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Nebraska Weighing Bill to Permit Hemp Cultivation

LINCOLN, Neb. — Two months after President Donald Trump signed a law to legalize hemp, Nebraska lawmakers and state agency officials are working together to help farmers get a piece of the market.

Lawmakers heard public input Feb. 12, 2019, on a bill that would allow farmers to grow and harvest hemp in Nebraska. Many have eyed it as a way to diversify their crops, but the state hasn't developed a way to license and regulate it.

Sen. Justin Wayne told the Legislature's Agriculture Committee he introduced it because he believes farmers and businesses are missing the opportunity.

On his monthly radio call-in show, Republican Gov. Pete Ricketts said his administration is working with Wayne. Ricketts has previously said his hands were tied because hemp had been classified as an illegal and dangerous drug.

The 2018 Farm Bill removed hemp from the Federal Controlled Substances Act, and entitles farmers to cover hemp like any other crop under the Federal Crop Insurance Act. Hemp is defined as cannabis containing less than 0.3 percent THC. Trump signed the Farm Bill Dec. 20, 2018.


Oklahoma's Medical Marijuana Sales Figure Quadruple in January

OKLAHOMA CITY — Numbers from the Oklahoma Tax Commission show medical marijuana sales topped $4.3 million in January 2019, a fourfold increase from the previous month.

The agency released figures on Feb. 12, 2019, that show the 7 percent tax on medical marijuana sales generated $305,265 in January. That figure doesn't include the standard sales tax that varies from city to city that is also being assessed on medical cannabis sales.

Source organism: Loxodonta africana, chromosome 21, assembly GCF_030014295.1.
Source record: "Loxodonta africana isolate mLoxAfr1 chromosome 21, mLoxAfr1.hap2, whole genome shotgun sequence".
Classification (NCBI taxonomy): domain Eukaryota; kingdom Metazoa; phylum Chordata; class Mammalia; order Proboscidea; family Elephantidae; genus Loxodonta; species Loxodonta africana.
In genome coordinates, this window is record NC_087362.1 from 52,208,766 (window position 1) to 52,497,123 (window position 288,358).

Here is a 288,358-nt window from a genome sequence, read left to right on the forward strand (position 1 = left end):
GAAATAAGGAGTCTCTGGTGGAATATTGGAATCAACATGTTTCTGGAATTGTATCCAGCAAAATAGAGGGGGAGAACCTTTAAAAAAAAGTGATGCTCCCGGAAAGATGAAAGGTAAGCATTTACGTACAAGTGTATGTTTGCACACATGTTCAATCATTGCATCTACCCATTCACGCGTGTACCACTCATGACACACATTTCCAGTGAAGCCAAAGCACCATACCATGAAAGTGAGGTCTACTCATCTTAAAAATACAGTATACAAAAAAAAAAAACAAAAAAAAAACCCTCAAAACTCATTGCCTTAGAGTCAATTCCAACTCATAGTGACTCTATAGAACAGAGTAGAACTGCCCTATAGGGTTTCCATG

Oklahoma voters approved State Question 788 to legalize medical marijuana in June 2018, and the industry has taken off quickly. Nearly 44,000 Oklahoma patients, 950 dispensaries and 1,600 growers have been licensed since August 2018.

The Oklahoma Medical Marijuana Authority also has generated more than $13 million in licensing fees.

Kentucky Governor Says He'll Enact Medical Marijuana Legalization

Kentucky Gov. Matt Bevin, shown speaking before a town hall hosted by the New Hampshire Republican Party in 2016, said Feb. 12, 2019, that he will support legislation to legalize medical marijuana as long as the bills aren't written solely to generate revenue for the state. (Photo by Gage Skidmore via Flickr; used with a Creative Commons Attribution-ShareAlike 2.0 Generic license)

STANFORD, Ky. — Republican Kentucky Gov. Matt Bevin said he would be happy to sign a bill to make marijuana legal for medical purposes.

Bevin told a community forum in Stanford, Kentucky, on Feb. 12, 2019, his teenage nephew died after battling cancer. He said his nephew suffered near the end of his life, suggesting medical marijuana can provide relief to people experiencing similar pain.

Bevin said his support for a bill legalizing medical marijuana would depend on how the bill is written, adding he would be opposed to a bill written solely to raise money for the state's general fund.

Republican state Sen. Stephen West filed SB 170 on Feb. 12 that would make medical marijuana legal in Kentucky. He said the bill is identical to HB 136, filed by Republican Rep. Jason Nemes.

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